Computer aided Virtual Reality has been around since the late 1960s and its debut was less than promising. In 1968, Ivan Sutherland and Bob Sproull created the first head-mounted device (HMD) that a person could wear in order to be fully immersed in a virtual environment.
Their HMD and its associated software did have a few problems. The HMD was so heavy it needed to be suspended from the ceiling and the viewer needed to position themselves inside of it, the graphics were nothing more than wire-frame renditions and the environment – while virtual – was hardly immersive.
Overall, the device was so formidable and imposing it was given the name The Sword of Damocles.
Since then, however, things have certainly changed a lot. Within the past year several companies have created VR headsets that weigh a fraction of Sutherland and Sproull’s invention and with software, the two men simply could not have imagined. While Virtual Reality still hasn’t exactly gone mainstream, it is about to enter the fast lane of automotive sales.
VR assisted car sales
VR assisted sales options have not been seriously considered until now. But with the improvement of graphic displays, software sophistication and computing power, immersive environments are truly a modern day reality.
Today’s options for VR experiences means auto sales showrooms can now offer a wider range of cars and options that will benefit dealers and customers alike.
Virtual test drive
Perhaps the most obvious application for VR in auto sales is the virtual test drive. Being able to give customers the chance to take a car for a spin without leaving the showroom is one of the big dreams for many dealers. If customers have quality VR hardware of their own at home, these virtual test drives could even be downloaded at home.
Customers could essentially go through the options online and then have a test drive before they ever set foot in a showroom.
With the right software and internet connection, there’s even talk about having customers conduct the entire buying process – including the digital signing of documents – all in a VR environment.
People could browse for, test drive and ultimately buy their next car without leaving home and simply arrange to have it delivered the following day. Heck, if Amazon Prime Now gets involved, dealers could team up with freelancers to deliver within hours of signing the contract.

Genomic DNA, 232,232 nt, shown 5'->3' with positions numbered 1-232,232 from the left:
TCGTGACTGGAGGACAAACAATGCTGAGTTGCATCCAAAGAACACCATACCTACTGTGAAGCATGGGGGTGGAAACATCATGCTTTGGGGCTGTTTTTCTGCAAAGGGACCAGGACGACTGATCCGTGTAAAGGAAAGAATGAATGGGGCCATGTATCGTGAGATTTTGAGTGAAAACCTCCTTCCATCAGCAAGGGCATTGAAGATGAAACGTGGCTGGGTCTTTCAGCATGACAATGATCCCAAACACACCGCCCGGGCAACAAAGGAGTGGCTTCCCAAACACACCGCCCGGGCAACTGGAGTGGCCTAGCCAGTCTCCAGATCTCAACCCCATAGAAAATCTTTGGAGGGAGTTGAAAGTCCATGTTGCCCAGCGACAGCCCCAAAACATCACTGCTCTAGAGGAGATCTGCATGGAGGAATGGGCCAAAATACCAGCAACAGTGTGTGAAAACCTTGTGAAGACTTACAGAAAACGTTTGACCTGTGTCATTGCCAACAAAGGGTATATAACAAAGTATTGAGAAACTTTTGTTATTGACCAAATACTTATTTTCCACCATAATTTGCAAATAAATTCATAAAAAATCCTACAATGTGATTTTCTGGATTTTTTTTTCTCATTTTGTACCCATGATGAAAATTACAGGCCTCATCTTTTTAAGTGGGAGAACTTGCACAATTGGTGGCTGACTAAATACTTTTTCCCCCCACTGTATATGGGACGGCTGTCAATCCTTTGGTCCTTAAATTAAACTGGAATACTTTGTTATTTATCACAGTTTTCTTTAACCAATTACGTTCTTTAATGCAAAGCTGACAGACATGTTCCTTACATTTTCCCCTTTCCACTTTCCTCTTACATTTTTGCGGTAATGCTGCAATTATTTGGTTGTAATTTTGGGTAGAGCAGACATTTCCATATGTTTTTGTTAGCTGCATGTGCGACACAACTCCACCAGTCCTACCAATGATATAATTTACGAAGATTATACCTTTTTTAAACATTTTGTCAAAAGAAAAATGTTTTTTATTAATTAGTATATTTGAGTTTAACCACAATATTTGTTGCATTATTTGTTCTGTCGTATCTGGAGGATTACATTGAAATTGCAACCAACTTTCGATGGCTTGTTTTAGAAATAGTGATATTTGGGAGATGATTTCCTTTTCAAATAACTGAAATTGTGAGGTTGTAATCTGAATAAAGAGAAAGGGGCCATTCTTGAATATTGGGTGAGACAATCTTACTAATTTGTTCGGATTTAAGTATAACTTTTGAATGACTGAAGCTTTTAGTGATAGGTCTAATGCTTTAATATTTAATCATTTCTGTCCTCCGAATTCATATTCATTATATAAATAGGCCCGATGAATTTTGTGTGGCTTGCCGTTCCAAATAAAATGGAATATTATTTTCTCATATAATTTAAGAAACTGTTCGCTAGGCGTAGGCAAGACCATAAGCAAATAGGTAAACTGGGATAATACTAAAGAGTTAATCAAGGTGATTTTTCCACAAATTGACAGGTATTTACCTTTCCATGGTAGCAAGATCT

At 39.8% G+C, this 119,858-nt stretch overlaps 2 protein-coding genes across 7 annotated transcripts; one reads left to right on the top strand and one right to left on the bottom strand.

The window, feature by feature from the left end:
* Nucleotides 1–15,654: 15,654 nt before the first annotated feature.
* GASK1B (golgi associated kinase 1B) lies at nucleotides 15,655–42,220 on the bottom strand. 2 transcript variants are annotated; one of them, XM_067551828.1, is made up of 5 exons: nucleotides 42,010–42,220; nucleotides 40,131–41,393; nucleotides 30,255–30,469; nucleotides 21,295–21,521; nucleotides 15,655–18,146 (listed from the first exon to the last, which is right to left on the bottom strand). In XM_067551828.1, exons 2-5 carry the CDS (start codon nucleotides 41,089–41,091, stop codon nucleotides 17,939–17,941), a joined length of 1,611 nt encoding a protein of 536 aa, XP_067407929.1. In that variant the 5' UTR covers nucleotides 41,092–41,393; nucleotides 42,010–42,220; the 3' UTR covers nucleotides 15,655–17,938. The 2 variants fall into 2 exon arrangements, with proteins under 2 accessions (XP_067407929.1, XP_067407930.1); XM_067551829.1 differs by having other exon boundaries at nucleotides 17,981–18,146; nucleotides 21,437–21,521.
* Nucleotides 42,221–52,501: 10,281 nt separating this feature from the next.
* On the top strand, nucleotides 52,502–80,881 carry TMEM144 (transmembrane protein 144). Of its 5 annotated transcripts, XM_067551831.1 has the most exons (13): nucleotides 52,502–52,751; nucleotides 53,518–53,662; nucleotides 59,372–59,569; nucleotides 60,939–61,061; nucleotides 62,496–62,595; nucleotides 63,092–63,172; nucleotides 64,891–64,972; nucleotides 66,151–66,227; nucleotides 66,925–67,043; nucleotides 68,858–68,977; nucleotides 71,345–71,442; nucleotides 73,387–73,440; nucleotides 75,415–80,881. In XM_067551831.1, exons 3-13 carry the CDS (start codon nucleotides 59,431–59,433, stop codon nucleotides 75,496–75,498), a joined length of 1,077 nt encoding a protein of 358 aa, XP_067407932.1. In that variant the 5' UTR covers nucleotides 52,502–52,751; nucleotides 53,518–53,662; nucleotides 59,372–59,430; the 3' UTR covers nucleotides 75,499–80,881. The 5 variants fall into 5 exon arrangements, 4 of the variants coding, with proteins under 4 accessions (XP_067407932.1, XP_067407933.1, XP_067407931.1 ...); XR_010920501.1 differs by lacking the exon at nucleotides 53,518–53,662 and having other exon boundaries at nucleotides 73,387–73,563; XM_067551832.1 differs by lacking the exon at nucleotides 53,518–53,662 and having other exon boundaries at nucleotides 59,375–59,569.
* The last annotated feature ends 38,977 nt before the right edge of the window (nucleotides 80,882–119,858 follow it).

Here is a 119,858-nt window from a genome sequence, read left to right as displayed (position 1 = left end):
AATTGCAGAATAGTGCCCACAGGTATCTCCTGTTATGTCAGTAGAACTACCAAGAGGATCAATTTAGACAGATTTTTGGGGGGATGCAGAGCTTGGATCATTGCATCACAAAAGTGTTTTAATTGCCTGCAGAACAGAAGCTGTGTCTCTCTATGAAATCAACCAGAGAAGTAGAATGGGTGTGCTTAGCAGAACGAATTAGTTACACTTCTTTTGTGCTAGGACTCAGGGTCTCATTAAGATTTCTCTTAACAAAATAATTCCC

Build a dream car in VR
The options for VR integration don’t stop there, however. Auto manufacturers and after-market specialists have pointed out there’s plenty of room for opportunity when it comes to building or customizing a car.
Auto enthusiasts could build their dream car from the ground up and have it manufactured or updated by anyone in the world. This could take current options dealers offer for website visitors to ‘build your own car’ to a whole new level.
Other potential applications for VR in auto sales and safety include:
- Using social media to broadcast immersive, 360 degree views of concept cars and new models (for manufacturers) or vintage finds and fresh stock (for dealers)
- Giving customers the chance to test drive their new car along iconic highways, along specific routes (like to and from work)
- The ability to include specific conditions as part of a test drive in order to assess a car’s handling and performance
- Car manufacturers can deliver accurate portrayals of how their various safety features perform in accidents
- Schools and driver education courses can teach new and experienced drivers exactly what to do in case of emergencies such as black ice, hydroplaning or a major malfunction
Embracing the VR Technology
While people have been searching for ways to develop a truly immersive environment, only recently has computing power been up to scratch. The future of Virtual Reality in mainstream society is brighter than it has ever been before. With benefits to manufacturers, dealers and customers, we are likely to see the auto industry embrace VR technology and help make it a part of our daily lives.